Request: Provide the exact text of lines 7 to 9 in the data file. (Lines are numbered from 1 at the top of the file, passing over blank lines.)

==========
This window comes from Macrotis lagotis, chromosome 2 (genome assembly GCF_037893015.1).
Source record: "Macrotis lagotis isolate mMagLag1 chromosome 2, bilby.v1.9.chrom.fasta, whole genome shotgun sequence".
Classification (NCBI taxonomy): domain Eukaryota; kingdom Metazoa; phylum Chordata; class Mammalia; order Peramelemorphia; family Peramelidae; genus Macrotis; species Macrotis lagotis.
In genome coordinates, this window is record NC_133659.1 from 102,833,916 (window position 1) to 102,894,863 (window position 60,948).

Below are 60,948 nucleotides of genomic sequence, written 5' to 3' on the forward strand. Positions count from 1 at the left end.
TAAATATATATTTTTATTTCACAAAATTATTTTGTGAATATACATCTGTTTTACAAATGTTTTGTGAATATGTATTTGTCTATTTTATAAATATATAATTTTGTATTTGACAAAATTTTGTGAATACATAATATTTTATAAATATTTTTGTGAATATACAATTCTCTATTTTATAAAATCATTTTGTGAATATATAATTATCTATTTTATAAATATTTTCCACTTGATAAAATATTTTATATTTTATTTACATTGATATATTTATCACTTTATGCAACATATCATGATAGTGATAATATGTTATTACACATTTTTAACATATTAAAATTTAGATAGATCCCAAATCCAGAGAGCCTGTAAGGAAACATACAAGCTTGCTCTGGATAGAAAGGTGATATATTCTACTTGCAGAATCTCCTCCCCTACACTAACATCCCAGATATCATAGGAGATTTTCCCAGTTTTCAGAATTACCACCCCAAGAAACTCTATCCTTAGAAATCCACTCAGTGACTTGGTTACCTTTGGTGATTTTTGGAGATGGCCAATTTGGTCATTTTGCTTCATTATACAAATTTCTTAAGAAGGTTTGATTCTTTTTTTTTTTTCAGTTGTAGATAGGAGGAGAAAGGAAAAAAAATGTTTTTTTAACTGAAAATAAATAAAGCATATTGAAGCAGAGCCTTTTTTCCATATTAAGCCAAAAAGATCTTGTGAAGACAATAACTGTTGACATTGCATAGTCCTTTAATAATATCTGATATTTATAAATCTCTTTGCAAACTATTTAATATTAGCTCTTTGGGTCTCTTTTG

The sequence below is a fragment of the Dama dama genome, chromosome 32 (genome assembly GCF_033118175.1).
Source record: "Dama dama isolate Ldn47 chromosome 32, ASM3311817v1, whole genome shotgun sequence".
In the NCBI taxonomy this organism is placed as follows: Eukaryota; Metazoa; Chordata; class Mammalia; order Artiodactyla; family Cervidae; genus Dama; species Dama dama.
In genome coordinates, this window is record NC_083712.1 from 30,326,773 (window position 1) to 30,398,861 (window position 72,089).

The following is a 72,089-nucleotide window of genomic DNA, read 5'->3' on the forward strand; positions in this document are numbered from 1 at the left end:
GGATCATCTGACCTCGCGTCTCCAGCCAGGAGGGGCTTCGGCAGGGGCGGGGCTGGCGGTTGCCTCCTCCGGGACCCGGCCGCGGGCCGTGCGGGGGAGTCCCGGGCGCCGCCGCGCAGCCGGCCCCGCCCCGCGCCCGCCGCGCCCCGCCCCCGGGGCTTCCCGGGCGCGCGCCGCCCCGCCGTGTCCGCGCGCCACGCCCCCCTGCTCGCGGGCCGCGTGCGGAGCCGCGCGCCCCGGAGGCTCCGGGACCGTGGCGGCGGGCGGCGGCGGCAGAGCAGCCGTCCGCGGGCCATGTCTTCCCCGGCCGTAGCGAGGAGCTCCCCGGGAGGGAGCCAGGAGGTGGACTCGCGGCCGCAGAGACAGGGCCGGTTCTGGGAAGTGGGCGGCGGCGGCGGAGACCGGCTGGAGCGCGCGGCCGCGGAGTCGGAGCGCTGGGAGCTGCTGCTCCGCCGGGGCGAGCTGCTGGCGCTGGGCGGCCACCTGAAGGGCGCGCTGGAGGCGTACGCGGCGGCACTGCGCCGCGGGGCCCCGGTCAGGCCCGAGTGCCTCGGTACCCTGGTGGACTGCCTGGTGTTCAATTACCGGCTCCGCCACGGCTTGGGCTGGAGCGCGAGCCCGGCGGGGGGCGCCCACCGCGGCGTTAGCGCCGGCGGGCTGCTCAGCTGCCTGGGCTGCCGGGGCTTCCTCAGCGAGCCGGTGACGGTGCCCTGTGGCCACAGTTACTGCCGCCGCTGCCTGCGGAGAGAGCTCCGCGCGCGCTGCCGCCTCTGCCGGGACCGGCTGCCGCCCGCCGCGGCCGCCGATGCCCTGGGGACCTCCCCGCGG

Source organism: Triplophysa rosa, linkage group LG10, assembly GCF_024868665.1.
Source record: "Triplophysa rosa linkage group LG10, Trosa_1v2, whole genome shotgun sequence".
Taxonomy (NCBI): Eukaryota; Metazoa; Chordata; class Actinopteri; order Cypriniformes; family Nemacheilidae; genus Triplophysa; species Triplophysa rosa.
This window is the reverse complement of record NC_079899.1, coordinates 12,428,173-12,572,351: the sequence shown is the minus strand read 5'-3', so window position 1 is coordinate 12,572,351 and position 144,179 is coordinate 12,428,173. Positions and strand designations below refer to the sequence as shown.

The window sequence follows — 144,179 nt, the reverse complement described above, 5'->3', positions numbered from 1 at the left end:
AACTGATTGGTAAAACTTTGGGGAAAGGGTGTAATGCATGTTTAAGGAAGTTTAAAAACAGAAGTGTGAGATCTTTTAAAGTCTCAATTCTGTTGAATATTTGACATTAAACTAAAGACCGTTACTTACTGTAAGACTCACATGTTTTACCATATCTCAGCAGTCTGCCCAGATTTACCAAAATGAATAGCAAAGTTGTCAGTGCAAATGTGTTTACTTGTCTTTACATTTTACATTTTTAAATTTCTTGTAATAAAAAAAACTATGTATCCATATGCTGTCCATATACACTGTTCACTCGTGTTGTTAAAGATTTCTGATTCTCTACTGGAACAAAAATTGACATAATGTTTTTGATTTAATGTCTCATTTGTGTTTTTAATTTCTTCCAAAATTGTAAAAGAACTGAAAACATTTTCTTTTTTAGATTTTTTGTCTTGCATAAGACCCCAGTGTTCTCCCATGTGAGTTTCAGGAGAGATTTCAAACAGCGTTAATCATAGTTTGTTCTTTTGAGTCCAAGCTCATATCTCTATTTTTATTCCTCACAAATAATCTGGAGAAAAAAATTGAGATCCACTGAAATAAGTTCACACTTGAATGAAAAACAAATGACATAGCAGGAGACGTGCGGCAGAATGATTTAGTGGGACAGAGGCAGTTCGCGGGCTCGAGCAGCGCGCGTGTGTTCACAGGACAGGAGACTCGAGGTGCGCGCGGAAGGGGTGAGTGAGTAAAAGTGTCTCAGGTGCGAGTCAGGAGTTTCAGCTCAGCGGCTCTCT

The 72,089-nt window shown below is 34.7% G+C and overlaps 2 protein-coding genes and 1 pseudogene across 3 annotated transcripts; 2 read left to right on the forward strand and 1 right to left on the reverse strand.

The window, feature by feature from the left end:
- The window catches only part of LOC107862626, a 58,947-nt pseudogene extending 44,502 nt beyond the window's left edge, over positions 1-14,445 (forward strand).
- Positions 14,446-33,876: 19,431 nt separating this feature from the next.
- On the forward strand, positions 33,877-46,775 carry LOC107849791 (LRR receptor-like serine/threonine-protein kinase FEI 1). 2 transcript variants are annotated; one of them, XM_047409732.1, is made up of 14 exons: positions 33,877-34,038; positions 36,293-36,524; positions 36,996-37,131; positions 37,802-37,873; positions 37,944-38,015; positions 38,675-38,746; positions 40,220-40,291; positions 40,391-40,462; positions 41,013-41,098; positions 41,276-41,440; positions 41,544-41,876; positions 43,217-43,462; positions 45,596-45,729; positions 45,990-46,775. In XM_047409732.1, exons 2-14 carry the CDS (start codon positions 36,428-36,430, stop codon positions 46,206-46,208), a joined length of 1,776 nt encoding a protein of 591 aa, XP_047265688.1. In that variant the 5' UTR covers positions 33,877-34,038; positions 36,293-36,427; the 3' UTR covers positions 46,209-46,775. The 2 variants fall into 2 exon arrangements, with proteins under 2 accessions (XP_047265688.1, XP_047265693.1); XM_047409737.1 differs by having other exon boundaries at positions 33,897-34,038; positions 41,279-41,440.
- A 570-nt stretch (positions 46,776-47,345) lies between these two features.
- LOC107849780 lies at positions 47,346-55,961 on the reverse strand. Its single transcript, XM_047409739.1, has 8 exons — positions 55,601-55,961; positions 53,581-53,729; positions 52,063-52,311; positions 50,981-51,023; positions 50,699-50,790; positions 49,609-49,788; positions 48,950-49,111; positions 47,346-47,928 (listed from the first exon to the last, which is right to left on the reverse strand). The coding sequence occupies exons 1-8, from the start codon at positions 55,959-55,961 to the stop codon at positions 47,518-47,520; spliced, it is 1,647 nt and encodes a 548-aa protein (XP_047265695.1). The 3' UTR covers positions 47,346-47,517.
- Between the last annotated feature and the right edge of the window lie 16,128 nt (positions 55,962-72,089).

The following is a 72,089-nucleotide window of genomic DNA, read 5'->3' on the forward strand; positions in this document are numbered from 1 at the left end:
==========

The sequence below is a fragment of the Dama dama genome, chromosome 32 (genome assembly GCF_033118175.1).
Source record: "Dama dama isolate Ldn47 chromosome 32, ASM3311817v1, whole genome shotgun sequence".
In the NCBI taxonomy this organism is placed as follows: Eukaryota; Metazoa; Chordata; class Mammalia; order Artiodactyla; family Cervidae; genus Dama; species Dama dama.